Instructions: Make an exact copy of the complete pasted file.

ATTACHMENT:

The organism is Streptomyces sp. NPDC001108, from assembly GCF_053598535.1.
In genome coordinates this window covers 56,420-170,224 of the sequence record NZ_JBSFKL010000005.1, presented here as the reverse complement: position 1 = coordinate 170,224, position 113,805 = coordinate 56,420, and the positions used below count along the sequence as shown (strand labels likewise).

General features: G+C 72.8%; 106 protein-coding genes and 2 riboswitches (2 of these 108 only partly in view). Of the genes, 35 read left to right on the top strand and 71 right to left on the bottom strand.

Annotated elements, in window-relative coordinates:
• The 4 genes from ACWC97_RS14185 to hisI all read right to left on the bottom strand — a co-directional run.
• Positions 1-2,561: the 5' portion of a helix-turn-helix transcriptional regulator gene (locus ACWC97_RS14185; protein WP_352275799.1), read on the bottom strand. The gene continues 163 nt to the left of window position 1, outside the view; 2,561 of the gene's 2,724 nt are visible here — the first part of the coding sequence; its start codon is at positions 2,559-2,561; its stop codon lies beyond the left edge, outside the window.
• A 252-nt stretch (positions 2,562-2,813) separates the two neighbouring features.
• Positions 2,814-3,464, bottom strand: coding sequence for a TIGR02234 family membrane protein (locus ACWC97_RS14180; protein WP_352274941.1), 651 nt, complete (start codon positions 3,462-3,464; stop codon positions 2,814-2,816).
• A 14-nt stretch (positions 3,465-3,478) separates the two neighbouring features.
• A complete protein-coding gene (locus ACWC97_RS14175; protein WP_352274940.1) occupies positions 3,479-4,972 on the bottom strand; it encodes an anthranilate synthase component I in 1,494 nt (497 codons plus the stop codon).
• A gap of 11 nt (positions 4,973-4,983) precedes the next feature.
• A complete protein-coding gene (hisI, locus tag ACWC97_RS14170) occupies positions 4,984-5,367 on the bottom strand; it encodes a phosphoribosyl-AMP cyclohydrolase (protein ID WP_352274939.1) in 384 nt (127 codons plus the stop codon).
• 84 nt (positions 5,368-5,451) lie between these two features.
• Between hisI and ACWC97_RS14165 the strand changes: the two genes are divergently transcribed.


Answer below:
The organism is Streptomyces sp. NPDC001108, from assembly GCF_053598535.1.
In genome coordinates this window covers 56,420-170,224 of the sequence record NZ_JBSFKL010000005.1, presented here as the reverse complement: position 1 = coordinate 170,224, position 113,805 = coordinate 56,420, and the positions used below count along the sequence as shown (strand labels likewise).

General features: G+C 72.8%; 106 protein-coding genes and 2 riboswitches (2 of these 108 only partly in view). Of the genes, 35 read left to right on the top strand and 71 right to left on the bottom strand.

Annotated elements, in window-relative coordinates:
• The 4 genes from ACWC97_RS14185 to hisI all read right to left on the bottom strand — a co-directional run.
• Positions 1-2,561: the 5' portion of a helix-turn-helix transcriptional regulator gene (locus ACWC97_RS14185; protein WP_352275799.1), read on the bottom strand. The gene continues 163 nt to the left of window position 1, outside the view; 2,561 of the gene's 2,724 nt are visible here — the first part of the coding sequence; its start codon is at positions 2,559-2,561; its stop codon lies beyond the left edge, outside the window.
• A 252-nt stretch (positions 2,562-2,813) separates the two neighbouring features.
• Positions 2,814-3,464, bottom strand: coding sequence for a TIGR02234 family membrane protein (locus ACWC97_RS14180; protein WP_352274941.1), 651 nt, complete (start codon positions 3,462-3,464; stop codon positions 2,814-2,816).
• A 14-nt stretch (positions 3,465-3,478) separates the two neighbouring features.
• A complete protein-coding gene (locus ACWC97_RS14175; protein WP_352274940.1) occupies positions 3,479-4,972 on the bottom strand; it encodes an anthranilate synthase component I in 1,494 nt (497 codons plus the stop codon).
• A gap of 11 nt (positions 4,973-4,983) precedes the next feature.
• A complete protein-coding gene (hisI, locus tag ACWC97_RS14170) occupies positions 4,984-5,367 on the bottom strand; it encodes a phosphoribosyl-AMP cyclohydrolase (protein ID WP_352274939.1) in 384 nt (127 codons plus the stop codon).
• 84 nt (positions 5,368-5,451) lie between these two features.
• Between hisI and ACWC97_RS14165 the strand changes: the two genes are divergently transcribed.